I’ve been talking to some very smart, very thoughtful people lately who just happen to be gun owners. And I have had to adjust some of my thinking a bit.
That’s good, though, right? I complain so often about those who are closed minded. I don’t want to think of myself as one of them.
Here is one thought, from my very reasonable, thoughtful nephew Jon. He grew up with guns, and is totally comfortable with them. He’s a hunter. He comes from a rural setting and he pointed out that some of my anti-gun thinking stems from a lack of knowledge. I’m afraid of guns. He says that some of my fear comes from lack of education. He’s right.
He also says that a big part of our issue in this country is attitude. We need to learn that guns must be respected. They have to be treated with great care.
I’m with him on that!
But the conversation also covered the desire of so many people to own guns in order to protect themselves. As I said in my last post, I understand the impulse. But there are facts that get in the way of that thinking.
I’ve already talked about the statistics, all of which show that owning a gun makes you less safe, not more safe. That’s just a fact, but people who are afraid are moved more by feelings than by logic.
So I turn to these two questions for those who keep a gun by the bedside in case of an intruder:
- If we didn’t have so many guns in this country, would you still feel the need to own one? If you didn’t feel that every one out there was armed and dangerous, would you still need to protect yourself with a gun?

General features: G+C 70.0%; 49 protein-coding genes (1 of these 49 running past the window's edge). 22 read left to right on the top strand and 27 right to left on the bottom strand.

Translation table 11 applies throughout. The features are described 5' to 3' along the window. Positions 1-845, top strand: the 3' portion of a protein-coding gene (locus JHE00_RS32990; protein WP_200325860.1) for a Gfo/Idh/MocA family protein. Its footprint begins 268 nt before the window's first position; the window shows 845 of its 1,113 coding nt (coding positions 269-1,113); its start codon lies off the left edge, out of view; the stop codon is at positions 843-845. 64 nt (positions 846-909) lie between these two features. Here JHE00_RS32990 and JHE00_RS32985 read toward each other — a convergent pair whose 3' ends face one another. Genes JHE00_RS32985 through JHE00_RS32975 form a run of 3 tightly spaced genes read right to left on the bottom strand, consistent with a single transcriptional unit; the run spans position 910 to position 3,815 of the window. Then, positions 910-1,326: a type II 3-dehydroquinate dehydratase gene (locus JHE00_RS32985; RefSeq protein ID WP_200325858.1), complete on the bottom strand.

- What do you own that is worth more than a human life? I mean, if it was me, and someone came in to rob me, I would hand them the laptop and the wallet and say “good luck.” I don’t own anything that valuable. I am also not above running like hell right out the back door. I can’t imagine how it would feel to shoot at another human being, even one who was trying to find oxycontin in my house. If I somehow managed to kill a human, I don’t think I’d ever be the same again.
I think that Americans watch way too many episodes of NCIS and Bluebloods and Homeland. We have an image of inner city gang members and terrorists storming into our suburban neighborhoods. The truth is, where I live at least, the most likely intruder would be a young man with a huge drug problem, looking for medicine or money. If one of them came in my front door, I’d be scared out of my mind, and traumatized for sure.
But not as traumatized as I would be if I fired a gun and had to watch that man bleed to death on my kitchen floor.
I understand the desire to protect ourselves. I do. But for me, the most compelling desire is to protect myself from become just another killer in a land where there are already too many.